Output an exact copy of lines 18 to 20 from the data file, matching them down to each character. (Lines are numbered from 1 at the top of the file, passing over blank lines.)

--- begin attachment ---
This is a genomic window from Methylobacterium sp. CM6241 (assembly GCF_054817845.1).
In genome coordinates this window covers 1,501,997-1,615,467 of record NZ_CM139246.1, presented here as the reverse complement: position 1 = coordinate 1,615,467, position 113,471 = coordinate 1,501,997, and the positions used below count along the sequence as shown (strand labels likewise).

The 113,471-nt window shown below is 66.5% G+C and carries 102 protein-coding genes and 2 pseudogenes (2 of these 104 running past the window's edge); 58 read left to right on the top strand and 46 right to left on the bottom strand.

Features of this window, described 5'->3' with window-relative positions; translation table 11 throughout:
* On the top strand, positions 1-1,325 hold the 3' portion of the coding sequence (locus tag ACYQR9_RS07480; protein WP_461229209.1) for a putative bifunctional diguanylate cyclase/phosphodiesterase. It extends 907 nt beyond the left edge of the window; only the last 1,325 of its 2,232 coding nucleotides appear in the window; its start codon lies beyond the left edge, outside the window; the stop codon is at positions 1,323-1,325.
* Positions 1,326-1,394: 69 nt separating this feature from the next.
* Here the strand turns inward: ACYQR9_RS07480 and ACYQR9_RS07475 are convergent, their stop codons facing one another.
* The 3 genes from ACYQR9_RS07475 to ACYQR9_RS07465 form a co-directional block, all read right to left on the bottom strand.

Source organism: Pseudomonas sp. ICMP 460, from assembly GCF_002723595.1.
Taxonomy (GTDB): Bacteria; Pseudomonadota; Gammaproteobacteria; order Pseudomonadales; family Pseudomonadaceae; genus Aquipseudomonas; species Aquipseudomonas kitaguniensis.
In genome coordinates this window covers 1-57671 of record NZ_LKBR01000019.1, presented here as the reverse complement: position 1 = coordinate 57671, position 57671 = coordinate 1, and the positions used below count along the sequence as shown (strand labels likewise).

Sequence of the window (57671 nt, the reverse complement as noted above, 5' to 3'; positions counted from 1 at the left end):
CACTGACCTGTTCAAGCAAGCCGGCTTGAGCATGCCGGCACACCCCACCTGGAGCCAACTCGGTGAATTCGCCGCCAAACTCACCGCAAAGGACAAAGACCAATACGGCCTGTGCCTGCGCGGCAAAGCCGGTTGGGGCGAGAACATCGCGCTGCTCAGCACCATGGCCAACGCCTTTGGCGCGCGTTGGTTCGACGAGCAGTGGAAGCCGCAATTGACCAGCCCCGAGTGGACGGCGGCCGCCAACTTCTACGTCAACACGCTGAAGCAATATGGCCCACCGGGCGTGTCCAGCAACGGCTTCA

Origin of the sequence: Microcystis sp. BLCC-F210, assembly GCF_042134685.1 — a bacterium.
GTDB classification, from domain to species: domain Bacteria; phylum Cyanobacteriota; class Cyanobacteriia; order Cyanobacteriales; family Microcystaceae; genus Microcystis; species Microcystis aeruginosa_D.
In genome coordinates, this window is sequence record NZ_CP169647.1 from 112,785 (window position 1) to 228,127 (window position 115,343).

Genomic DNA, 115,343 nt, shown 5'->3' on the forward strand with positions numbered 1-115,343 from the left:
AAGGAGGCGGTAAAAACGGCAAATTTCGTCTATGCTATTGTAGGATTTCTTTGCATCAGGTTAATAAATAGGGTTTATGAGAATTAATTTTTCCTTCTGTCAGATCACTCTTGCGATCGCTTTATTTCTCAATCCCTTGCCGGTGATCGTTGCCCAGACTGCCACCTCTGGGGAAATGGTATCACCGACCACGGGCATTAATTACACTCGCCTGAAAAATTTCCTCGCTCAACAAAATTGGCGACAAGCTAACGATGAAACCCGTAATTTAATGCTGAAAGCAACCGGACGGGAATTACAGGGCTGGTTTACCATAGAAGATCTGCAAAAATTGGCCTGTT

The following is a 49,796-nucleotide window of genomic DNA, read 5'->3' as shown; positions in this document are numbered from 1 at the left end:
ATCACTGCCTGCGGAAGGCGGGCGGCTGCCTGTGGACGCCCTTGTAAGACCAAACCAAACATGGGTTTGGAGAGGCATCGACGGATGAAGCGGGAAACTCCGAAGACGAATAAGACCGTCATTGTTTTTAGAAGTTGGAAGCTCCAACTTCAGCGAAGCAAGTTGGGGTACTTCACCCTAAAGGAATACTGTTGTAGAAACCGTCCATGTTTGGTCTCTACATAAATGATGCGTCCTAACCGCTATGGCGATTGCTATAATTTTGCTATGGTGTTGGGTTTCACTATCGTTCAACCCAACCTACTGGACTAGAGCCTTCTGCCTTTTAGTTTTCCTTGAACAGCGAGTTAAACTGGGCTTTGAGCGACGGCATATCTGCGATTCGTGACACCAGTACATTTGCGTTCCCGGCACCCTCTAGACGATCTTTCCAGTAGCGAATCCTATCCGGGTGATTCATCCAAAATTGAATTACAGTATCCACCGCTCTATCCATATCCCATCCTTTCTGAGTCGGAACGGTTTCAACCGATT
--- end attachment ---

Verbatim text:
AAGGAGGCGGTAAAAACGGCAAATTTCGTCTATGCTATTGTAGGATTTCTTTGCATCAGGTTAATAAATAGGGTTTATGAGAATTAATTTTTCCTTCTGTCAGATCACTCTTGCGATCGCTTTATTTCTCAATCCCTTGCCGGTGATCGTTGCCCAGACTGCCACCTCTGGGGAAATGGTATCACCGACCACGGGCATTAATTACACTCGCCTGAAAAATTTCCTCGCTCAACAAAATTGGCGACAAGCTAACGATGAAACCCGTAATTTAATGCTGAAAGCAACCGGACGGGAATTACAGGGCTGGTTTACCATAGAAGATCTGCAAAAATTGGCCTGTT

The following is a 49,796-nucleotide window of genomic DNA, read 5'->3' as shown; positions in this document are numbered from 1 at the left end:
ATCACTGCCTGCGGAAGGCGGGCGGCTGCCTGTGGACGCCCTTGTAAGACCAAACCAAACATGGGTTTGGAGAGGCATCGACGGATGAAGCGGGAAACTCCGAAGACGAATAAGACCGTCATTGTTTTTAGAAGTTGGAAGCTCCAACTTCAGCGAAGCAAGTTGGGGTACTTCACCCTAAAGGAATACTGTTGTAGAAACCGTCCATGTTTGGTCTCTACATAAATGATGCGTCCTAACCGCTATGGCGATTGCTATAATTTTGCTATGGTGTTGGGTTTCACTATCGTTCAACCCAACCTACTGGACTAGAGCCTTCTGCCTTTTAGTTTTCCTTGAACAGCGAGTTAAACTGGGCTTTGAGCGACGGCATATCTGCGATTCGTGACACCAGTACATTTGCGTTCCCGGCACCCTCTAGACGATCTTTCCAGTAGCGAATCCTATCCGGGTGATTCATCCAAAATTGAATTACAGTATCCACCGCTCTATCCATATCCCATCCTTTCTGAGTCGGAACGGTTTCAACCGATT